By Keaton Peters
With the rise of social media and increasing political polarization, fact checking is more necessary than ever, yet it is also more challenging to get the public to believe fact checks. Social media allows misinformation to proliferate rapidly, and in an increasingly hyperpartisan political environment, narratives that fit a political agenda easily gain traction, whether they are true or not.
“The biggest problem you face in fact checking is confirmation bias,” said Glenn Kessler, the chief fact checker at The Washington Post. People are more susceptible to only believe facts that support their pre-existing beliefs, and discard what does not confirm their biases.
Kessler was speaking at the 24th annual International Symposium on Online Journalism (ISOJ) panel entitled “Lying in politics, weaponizing fake news and attacking journalists: What have we learned so far and how to react to the infodemic?”
The panel was moderated by Anya Schiffrin, a Senior Lecturer and director of Technology, Media and Communications at the Columbia University School of International and Public Affairs. For Schiffrin, the stakes of hyperpolarization are high, and journalism is more needed than ever to discern truth. “When there’s polarization, journalists are on the front line and truth is on the frontline,” Schiffrin said.
After Schiffrin’s introduction, the panel started with remarks from Khaya Himmelman, who outlined two recent examples of misinformation to illustrate how it can start small but eventually becomes dangerous. Himmelman is a New York-based journalist who wrote about political misinformation for The Dispatch before accepting a job at The Messenger.
“Misinformation often starts in small, obscure places before it goes viral,” Himmelman said, describing the case of two election workers in Fulton County, Georgia, who were falsely accused of doing their job in a way that helped Joe Biden win the state in 2020. The lie started on a little-known right-wing news website Gateway Pundit, but it was eventually repeated by Donald Trump in his now infamous phone call with Georgia Secretary of State Brad Raffensberg. The election workers are suing the Gateway Pundit for defamation.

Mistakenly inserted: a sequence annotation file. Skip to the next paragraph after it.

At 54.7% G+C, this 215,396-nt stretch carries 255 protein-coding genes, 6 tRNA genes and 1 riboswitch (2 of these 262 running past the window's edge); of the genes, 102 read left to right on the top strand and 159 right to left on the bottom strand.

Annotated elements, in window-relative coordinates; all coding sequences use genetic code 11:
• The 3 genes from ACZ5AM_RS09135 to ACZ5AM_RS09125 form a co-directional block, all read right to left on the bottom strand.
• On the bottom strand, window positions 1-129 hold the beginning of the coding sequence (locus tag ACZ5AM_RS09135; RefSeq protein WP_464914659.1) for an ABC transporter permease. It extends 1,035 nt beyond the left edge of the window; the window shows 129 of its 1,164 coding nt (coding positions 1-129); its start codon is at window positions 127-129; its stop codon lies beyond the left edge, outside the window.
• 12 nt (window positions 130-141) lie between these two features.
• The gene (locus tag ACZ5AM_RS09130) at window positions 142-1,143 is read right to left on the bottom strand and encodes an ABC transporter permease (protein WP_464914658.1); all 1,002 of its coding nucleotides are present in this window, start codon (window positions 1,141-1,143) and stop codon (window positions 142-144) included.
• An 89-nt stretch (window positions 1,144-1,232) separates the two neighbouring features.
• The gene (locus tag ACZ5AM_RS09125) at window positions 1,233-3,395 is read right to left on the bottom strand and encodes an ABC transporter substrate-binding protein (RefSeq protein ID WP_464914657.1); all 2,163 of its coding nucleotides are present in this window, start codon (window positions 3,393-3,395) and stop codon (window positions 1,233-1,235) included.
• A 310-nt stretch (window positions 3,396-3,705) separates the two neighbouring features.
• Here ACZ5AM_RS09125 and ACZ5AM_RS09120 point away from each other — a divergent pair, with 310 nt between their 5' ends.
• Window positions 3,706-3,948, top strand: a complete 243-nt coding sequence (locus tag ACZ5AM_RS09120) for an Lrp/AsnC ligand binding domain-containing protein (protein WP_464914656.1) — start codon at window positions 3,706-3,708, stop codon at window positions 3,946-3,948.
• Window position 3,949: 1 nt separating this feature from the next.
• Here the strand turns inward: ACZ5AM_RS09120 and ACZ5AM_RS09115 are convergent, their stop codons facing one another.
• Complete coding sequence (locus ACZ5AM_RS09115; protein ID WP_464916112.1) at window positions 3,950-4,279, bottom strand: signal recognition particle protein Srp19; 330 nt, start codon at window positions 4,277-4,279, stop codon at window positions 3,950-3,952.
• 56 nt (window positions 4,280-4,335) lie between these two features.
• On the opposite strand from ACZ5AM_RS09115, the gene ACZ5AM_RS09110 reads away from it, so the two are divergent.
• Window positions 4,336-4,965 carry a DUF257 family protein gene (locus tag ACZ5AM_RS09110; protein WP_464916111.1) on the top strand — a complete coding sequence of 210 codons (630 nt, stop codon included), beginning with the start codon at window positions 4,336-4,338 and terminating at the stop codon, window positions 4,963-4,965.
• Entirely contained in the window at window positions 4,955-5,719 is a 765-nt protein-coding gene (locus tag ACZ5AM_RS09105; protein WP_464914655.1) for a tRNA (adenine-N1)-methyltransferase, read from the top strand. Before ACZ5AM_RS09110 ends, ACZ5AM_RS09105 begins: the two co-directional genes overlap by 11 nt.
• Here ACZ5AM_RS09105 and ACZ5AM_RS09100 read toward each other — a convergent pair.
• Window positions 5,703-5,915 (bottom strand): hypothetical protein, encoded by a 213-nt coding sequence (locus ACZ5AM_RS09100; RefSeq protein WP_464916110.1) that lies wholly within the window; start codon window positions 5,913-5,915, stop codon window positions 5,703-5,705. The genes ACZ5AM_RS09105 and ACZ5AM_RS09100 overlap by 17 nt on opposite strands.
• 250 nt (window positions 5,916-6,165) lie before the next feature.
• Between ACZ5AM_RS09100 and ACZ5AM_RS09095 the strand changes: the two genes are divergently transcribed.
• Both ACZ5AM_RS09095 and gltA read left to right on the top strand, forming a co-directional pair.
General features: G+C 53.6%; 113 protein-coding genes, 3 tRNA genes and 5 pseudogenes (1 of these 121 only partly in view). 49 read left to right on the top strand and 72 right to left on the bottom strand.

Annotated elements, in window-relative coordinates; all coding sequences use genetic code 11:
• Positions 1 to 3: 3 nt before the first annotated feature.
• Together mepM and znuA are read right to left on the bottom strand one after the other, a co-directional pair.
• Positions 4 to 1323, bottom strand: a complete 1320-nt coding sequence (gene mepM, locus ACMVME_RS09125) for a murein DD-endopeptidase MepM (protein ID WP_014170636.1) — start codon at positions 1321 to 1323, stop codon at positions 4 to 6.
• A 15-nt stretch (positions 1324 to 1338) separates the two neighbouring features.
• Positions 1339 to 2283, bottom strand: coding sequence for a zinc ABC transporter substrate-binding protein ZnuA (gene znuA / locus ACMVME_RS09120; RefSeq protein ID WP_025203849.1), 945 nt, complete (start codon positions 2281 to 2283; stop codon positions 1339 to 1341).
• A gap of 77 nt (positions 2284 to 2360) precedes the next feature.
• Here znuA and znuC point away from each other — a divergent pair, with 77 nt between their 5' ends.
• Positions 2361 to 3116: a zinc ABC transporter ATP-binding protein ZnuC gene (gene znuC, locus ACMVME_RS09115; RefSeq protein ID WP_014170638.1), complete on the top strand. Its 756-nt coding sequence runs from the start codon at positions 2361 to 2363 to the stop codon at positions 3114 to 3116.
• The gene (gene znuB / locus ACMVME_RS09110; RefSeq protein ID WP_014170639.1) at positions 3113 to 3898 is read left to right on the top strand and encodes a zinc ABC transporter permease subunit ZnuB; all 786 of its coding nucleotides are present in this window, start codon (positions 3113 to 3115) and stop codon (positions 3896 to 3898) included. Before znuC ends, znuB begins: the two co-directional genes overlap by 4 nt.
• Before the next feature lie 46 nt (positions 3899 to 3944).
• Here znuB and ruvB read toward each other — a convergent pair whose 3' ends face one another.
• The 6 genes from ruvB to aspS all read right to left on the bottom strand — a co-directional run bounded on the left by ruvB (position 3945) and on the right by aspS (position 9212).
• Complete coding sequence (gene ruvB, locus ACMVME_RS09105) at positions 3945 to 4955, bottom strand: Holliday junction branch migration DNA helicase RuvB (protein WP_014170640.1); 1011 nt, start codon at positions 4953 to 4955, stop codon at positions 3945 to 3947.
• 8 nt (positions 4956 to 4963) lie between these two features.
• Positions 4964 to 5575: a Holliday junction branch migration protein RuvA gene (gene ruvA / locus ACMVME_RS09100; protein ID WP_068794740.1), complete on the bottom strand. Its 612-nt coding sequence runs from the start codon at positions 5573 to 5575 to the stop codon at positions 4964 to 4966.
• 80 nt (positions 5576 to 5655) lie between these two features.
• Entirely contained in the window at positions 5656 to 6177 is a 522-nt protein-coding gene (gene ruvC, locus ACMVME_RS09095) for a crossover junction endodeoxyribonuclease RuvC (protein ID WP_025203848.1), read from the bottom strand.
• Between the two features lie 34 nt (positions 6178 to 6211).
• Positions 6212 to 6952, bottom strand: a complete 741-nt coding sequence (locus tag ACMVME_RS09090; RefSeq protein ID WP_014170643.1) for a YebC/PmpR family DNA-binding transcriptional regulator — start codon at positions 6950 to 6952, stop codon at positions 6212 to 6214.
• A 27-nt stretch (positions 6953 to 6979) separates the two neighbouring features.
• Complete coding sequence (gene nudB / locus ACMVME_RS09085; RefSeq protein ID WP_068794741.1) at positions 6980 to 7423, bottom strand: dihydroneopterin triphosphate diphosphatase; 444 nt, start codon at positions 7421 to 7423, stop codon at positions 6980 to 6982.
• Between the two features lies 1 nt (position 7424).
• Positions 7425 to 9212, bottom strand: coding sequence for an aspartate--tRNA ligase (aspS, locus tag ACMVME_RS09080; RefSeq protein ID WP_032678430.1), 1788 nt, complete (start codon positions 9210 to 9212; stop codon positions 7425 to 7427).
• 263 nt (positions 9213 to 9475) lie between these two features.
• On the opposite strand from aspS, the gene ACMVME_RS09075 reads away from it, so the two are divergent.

Himmelman’s second example illustrates how misinformation can spread when there is an emergency and the government response is either late, inadequate or both. In the recent train derailment in East Palestine, Ohio, Himmelman said false information spread rapidly because “it's very easy for conspiracy theorists to step in when details are still murky when the government doesn’t step in quickly.”
“Misinformation spreaders will take advantage of this moment,” Himmelman said.
Also on the panel, Bill Adair, the founder of PolitiFact, a Knight Professor of Journalism and Public Policy at Duke University and director of the Duke Reporter’s lab, wanted to find creative ways to bring vetted information to audiences.
“Fact checking needs a reboot. Fact checking is failing to reach the people that need it the most,” Adair said.
Adair believes journalists need to get creative about how to reach more Americans and suggested “fact checks at gas pumps” on the screens that typically show advertisements as drivers fill up their gas tanks.